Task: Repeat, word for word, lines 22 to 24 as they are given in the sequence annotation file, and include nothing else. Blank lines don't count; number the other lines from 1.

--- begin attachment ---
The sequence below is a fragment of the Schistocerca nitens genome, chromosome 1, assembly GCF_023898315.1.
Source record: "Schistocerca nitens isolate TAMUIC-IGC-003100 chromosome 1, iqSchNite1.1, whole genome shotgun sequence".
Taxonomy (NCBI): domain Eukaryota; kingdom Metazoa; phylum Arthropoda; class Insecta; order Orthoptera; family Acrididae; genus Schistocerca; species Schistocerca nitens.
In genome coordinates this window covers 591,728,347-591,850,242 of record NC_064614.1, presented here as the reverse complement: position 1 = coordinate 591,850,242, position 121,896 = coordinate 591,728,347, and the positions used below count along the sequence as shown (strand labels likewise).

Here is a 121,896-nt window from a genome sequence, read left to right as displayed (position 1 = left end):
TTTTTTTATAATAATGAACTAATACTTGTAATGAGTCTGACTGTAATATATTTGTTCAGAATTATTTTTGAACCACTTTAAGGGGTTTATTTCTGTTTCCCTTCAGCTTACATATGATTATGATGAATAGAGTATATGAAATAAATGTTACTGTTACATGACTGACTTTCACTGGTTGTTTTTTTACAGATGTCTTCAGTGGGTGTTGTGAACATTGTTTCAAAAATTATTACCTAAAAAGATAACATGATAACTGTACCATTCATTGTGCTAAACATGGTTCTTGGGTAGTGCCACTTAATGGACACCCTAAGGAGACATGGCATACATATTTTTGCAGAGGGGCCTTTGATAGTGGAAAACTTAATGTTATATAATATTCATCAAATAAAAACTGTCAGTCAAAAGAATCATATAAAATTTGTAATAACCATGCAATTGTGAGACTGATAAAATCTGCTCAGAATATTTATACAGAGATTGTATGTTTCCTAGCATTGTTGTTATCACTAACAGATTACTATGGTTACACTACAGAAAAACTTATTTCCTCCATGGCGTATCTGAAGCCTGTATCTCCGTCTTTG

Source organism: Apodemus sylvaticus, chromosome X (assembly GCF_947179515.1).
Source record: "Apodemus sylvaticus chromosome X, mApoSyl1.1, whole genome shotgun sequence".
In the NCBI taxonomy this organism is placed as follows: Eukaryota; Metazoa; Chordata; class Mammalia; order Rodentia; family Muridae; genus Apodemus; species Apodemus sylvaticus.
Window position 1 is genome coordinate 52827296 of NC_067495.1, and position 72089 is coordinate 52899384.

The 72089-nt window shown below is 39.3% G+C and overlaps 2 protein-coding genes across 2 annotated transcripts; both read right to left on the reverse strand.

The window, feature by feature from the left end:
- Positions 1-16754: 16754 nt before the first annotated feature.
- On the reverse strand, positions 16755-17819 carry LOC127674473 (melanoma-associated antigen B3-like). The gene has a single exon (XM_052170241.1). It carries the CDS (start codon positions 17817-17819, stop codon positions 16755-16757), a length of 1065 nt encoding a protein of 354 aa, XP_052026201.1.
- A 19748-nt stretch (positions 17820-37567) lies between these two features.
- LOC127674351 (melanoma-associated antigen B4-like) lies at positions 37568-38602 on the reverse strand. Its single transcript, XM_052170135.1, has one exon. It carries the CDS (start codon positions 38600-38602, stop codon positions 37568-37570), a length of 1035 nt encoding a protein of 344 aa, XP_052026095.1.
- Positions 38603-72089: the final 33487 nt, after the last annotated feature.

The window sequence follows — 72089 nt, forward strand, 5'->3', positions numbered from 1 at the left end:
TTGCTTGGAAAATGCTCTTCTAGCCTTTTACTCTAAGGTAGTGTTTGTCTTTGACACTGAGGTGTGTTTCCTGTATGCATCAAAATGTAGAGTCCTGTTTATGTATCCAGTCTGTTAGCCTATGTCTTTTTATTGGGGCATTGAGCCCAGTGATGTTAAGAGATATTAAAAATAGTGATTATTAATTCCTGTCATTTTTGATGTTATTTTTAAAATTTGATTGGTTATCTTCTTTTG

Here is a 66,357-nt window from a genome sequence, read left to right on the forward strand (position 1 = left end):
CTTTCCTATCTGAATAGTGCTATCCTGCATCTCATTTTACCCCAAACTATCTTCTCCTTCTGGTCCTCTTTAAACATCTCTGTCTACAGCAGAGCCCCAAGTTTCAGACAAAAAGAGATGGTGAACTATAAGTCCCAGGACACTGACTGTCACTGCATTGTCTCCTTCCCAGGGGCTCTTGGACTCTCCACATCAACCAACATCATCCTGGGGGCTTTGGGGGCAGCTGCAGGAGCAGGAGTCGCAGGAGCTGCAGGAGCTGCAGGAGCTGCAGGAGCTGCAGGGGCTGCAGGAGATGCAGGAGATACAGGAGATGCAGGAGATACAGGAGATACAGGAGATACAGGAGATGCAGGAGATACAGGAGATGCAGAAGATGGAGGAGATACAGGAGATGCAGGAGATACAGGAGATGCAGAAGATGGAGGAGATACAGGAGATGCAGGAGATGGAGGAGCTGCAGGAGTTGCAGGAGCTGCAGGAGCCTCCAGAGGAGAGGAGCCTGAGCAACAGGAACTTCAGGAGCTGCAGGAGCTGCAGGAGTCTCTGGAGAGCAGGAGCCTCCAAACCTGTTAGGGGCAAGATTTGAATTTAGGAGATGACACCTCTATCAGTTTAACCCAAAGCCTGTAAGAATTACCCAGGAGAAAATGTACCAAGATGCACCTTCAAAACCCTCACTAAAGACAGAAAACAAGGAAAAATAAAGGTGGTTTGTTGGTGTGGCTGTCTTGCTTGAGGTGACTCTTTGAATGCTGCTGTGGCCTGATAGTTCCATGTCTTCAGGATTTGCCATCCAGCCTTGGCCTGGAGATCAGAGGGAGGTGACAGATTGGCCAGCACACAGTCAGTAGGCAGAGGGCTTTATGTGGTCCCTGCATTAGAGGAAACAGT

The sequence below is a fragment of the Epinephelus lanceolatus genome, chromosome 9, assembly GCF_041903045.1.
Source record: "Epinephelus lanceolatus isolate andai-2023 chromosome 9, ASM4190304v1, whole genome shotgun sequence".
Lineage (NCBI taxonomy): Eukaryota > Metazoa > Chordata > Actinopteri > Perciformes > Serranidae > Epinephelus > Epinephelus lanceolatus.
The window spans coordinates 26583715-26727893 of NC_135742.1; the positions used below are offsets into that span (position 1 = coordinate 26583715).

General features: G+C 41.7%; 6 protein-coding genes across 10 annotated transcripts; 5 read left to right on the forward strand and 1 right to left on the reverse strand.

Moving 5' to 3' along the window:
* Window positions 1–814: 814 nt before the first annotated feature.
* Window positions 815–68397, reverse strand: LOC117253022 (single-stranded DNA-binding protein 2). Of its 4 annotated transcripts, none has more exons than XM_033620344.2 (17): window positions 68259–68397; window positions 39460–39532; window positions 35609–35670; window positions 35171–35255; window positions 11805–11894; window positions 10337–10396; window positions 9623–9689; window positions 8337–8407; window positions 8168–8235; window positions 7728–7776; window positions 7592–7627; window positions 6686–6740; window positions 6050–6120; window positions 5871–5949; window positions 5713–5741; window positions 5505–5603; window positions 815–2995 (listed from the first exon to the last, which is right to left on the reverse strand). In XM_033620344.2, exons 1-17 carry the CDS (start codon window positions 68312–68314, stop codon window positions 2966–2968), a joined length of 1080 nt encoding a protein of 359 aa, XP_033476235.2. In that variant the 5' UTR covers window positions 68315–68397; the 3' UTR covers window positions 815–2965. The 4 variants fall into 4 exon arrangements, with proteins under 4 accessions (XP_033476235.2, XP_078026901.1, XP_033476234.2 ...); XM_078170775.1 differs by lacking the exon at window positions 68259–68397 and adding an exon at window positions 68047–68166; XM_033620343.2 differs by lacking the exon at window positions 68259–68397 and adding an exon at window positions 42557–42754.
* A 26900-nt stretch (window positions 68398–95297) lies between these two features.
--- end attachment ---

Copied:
The sequence below is a fragment of the Epinephelus lanceolatus genome, chromosome 9, assembly GCF_041903045.1.
Source record: "Epinephelus lanceolatus isolate andai-2023 chromosome 9, ASM4190304v1, whole genome shotgun sequence".
Lineage (NCBI taxonomy): Eukaryota > Metazoa > Chordata > Actinopteri > Perciformes > Serranidae > Epinephelus > Epinephelus lanceolatus.